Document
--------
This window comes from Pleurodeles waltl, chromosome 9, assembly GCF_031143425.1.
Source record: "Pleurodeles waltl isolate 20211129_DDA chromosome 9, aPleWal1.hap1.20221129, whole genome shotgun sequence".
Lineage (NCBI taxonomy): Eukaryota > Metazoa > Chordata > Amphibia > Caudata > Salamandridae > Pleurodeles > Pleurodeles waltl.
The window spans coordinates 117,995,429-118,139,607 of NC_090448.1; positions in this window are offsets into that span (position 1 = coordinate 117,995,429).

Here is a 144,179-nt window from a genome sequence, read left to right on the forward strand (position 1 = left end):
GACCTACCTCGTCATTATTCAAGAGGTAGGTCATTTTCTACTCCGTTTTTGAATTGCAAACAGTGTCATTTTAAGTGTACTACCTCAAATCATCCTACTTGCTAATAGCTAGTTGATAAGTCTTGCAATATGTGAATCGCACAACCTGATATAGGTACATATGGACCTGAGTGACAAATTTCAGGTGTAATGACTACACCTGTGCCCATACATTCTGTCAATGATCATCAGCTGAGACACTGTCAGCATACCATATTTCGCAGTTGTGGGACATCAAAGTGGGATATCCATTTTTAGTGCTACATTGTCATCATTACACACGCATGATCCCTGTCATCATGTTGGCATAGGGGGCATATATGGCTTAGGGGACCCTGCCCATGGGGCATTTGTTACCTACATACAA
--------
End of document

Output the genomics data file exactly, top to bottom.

This window comes from Pleurodeles waltl, chromosome 9, assembly GCF_031143425.1.
Source record: "Pleurodeles waltl isolate 20211129_DDA chromosome 9, aPleWal1.hap1.20221129, whole genome shotgun sequence".
Lineage (NCBI taxonomy): Eukaryota > Metazoa > Chordata > Amphibia > Caudata > Salamandridae > Pleurodeles > Pleurodeles waltl.
The window spans coordinates 117,995,429-118,139,607 of NC_090448.1; positions in this window are offsets into that span (position 1 = coordinate 117,995,429).

Here is a 144,179-nt window from a genome sequence, read left to right on the forward strand (position 1 = left end):
GACCTACCTCGTCATTATTCAAGAGGTAGGTCATTTTCTACTCCGTTTTTGAATTGCAAACAGTGTCATTTTAAGTGTACTACCTCAAATCATCCTACTTGCTAATAGCTAGTTGATAAGTCTTGCAATATGTGAATCGCACAACCTGATATAGGTACATATGGACCTGAGTGACAAATTTCAGGTGTAATGACTACACCTGTGCCCATACATTCTGTCAATGATCATCAGCTGAGACACTGTCAGCATACCATATTTCGCAGTTGTGGGACATCAAAGTGGGATATCCATTTTTAGTGCTACATTGTCATCATTACACACGCATGATCCCTGTCATCATGTTGGCATAGGGGGCATATATGGCTTAGGGGACCCTGCCCATGGGGCATTTGTTACCTACATACAA